UK State Pension Benefits
State pensions form an important part of the retirement planning process.
There are key important aspects to note. (Dated July 2014). State pension age has been increasing over the years to align men and women, and will ultimately be age 70, but this is not forecast to happen until 2060. By 2028 it will be 67. Women born after 1950 have been affected by the changes and men born after 1973 are affected.
However, there are benefits even if you are overseas. Anyone, after 6 April 2016, who delays claiming their state pension will benefit from an annual uplift in pension of 5.8% per year. Prior to this date the uplift is 10.4%, so this is worth considering.
It is additionally worth considering if you live in a country that does not benefit from inflation increases. Many people are not warned that their state pension payments will be frozen and not increased in line with inflation, if they live in countries like South Africa, Australia, Trinidad, New Zealand, Canada and nearly every other Commonwealth nation as well as many “tax-free income” countries.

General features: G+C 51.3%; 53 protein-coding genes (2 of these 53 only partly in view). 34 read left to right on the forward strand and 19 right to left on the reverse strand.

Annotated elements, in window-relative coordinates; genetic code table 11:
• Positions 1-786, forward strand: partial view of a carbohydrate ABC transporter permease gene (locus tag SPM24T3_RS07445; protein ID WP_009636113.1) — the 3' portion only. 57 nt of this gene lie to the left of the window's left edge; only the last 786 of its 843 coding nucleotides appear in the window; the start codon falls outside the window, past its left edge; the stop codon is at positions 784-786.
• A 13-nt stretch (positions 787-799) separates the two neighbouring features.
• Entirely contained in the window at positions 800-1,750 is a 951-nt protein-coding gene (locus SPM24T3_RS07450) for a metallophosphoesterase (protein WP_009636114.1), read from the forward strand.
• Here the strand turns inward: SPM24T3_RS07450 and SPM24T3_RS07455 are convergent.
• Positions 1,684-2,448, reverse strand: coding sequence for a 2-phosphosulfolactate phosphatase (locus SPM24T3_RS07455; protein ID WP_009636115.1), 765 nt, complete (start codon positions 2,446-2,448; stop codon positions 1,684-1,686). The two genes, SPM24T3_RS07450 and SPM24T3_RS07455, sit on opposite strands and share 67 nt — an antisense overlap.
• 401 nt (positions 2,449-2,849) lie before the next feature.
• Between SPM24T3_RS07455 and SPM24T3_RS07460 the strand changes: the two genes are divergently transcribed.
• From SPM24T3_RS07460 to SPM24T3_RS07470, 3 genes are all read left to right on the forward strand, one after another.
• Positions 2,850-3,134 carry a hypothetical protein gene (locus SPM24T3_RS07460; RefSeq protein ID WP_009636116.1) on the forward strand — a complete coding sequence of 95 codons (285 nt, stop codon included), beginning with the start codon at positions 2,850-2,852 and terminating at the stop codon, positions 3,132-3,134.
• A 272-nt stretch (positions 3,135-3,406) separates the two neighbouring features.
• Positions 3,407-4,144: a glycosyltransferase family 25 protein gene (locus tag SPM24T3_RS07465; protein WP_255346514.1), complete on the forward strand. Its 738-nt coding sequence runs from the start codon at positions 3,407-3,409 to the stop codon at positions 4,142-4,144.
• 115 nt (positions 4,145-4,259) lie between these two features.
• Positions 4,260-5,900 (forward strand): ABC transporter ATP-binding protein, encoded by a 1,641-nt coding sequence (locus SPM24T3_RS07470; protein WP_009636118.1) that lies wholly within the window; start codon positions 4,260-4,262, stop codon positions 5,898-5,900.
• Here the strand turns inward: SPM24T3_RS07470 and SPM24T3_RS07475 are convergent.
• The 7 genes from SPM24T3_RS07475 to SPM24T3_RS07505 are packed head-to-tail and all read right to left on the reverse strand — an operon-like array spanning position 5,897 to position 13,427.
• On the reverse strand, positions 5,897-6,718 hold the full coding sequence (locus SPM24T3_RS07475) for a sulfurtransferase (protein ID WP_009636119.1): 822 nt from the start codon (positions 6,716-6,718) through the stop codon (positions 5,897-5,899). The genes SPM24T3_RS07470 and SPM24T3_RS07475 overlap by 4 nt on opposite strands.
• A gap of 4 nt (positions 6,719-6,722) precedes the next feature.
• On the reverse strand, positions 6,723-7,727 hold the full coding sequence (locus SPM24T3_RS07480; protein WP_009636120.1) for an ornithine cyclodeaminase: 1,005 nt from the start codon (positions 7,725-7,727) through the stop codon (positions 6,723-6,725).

It is also worth noting that pensioners who live abroad in countries such as most of the EU, and the US, receive annual increases to their state payments. Therefore taking of the state pension needs to be considered carefully as you could in some countries be locked into one rate for the rest of your retirement overseas.
This is the step by step process you need to follow:
- Find out the value and your entitlemnt to a UK state pension yourself.
- If you are unable to do this yourself, we will send you the form and a PDF letter for you to send to UK authorities to find out your entitlement. We only charge £25 or €30 for this service.
- Tailormade Pensions will take state pensions into account when providing a retirement plan for clients that require it.
Tailormade Pensions specialise in providing professionally qualified advice on company and private pension plans.
For advice on the amount of State Pension eligibility we would advise UK expats, in the first instance to look at this website.
If you are still in the UK then this link may help with your inquiry.